ilovegraffiti shares some visuals from the beginning of 2020. After Hannover and Cologne, now Hamburg is highlighted with recent S-Train spotting. Underlined by smooth instrumentals, lots of quality panels can be seen.
Luke warm Pasteis de nata, cold Super Bock, sunny wheather but still packing a hard shell jacket, just in case. Sounds like Portugal? You are right! Fast Drips presents episode 21, packed with trains from the beautiful C-line and Sintra, but also trams and commuters. Watch Fabu and Wegas do their thing in Lx.
Fresh 6 minutes with Fabu painting trains and metro’s in Hamburg and also visiting Copenhagen and more.
2 minutes of panels rolling in traffic in Germany!
Crew: BK Crew
City/Country: Hamburg, Germany
Started writing: 1997
What’s graffiti to you?
Graffiti is freedom and it’s one way to express myself. It’s my attitude towards life to override social rules and norms in some parts of my life.
Late 90s Hamburg-South Graffiti, my friends and all the people I met along the way. Nowadays it’s a mix of classic graffiti and graphic design.
Tell us about your city, how is life and graffiti there?
Hamburg, the most beautiful city in the world… It rains all day and summer only lasts one week but we are among the happiest people in Germany. Hamburg is a city with a lively graffiti scene. My favorite discipline train bombing is at a really high and professional level. S-Trains and commuter trains continue to operate, even when they are painted. The important people know each other and which spot belongs to whom.
What keeps me writing:
Passion, my friends, the Vandal Squad and the smell of S-Train yards.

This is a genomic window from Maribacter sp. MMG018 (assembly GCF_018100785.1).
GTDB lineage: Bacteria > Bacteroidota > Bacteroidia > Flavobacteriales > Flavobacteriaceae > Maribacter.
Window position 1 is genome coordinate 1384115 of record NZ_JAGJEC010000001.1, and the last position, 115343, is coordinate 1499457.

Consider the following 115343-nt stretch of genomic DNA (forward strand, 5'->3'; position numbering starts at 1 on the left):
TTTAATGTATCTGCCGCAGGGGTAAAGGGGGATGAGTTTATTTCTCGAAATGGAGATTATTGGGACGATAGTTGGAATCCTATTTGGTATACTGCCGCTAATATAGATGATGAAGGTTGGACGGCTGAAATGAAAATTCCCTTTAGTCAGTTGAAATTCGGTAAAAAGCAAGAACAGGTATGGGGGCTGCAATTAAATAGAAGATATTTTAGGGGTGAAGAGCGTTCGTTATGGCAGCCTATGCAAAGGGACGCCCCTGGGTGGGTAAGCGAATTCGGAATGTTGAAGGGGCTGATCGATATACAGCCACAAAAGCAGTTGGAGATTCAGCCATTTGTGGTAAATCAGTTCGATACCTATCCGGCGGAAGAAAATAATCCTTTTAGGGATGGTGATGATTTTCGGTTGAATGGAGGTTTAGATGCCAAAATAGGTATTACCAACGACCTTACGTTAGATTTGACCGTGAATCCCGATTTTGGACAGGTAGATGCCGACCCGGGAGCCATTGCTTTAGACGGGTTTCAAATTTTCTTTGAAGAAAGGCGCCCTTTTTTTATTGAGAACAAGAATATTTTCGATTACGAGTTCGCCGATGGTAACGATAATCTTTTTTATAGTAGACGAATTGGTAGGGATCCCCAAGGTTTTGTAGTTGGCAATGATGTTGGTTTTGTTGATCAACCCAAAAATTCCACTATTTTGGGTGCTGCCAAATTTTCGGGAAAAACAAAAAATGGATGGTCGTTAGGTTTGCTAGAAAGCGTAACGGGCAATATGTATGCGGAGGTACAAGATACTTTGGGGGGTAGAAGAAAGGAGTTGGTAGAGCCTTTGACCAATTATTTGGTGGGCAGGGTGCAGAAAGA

What first made you interested in graffiti and how did you end up on that track?
When I was a kid my friends’ older brothers did graffiti, they had a big community of writers, rappers, breakers and DJs. A tight circle of friends who met each other in an abandoned factory. I started graffiti and became a part of it… The most powerful impact in my graffiti life was when I met Moses and started painting trains with him.
What trends are you seeing now in the graffiti world that you don’t like?
Today graffiti mainly takes place on the internet. It’s a curse and a blessing at the same time. You can get a lot of inspiration and information about artists, spots and ways how to do things. But everybody else can do the same. It has lost a bit of its magic and mystery.
What do you do when you’re not painting?
How would you describe your style?
Straight letters with high contrasts and illustrative elements. I try to reinvent myself every time.
Can you remember the first piece you did?
For sure I can remember, it was a silver piece on a train line with Koral. A real burner.
I’ve a lot of tasks and projects for the future. Watch out!
Do you adapt your pieces and tags to the spot/surface?
When i’m really ambitious and it makes sense I do, I like the contrast of raw concrete walls and colorful letters with little background.
What do you think about the new generation of writers in your city?
The same problems every generation has, every young writer thinks he is the new king after bombing 5 trains, after the first beating and learning that they are just another little writer, time and endurance will tell who is still in the game.
What are the best and worst aspects of graffiti?
The best: Trains are a mobile canvas rolling through cities.
The worst: nobody cares about graffiti, except for the police and prosecutors.
Who do you paint for?
First of all for myself, my friends, Instagram and the United States of America.
Can you ever feel tired of graffiti?
Yes, every time I see the next pseudo wild style farmer style. Most writers limit themselves and do the same shit since forever.
What do you hope people will think and feel when they see your stuff?
I hope they think “what’s next?”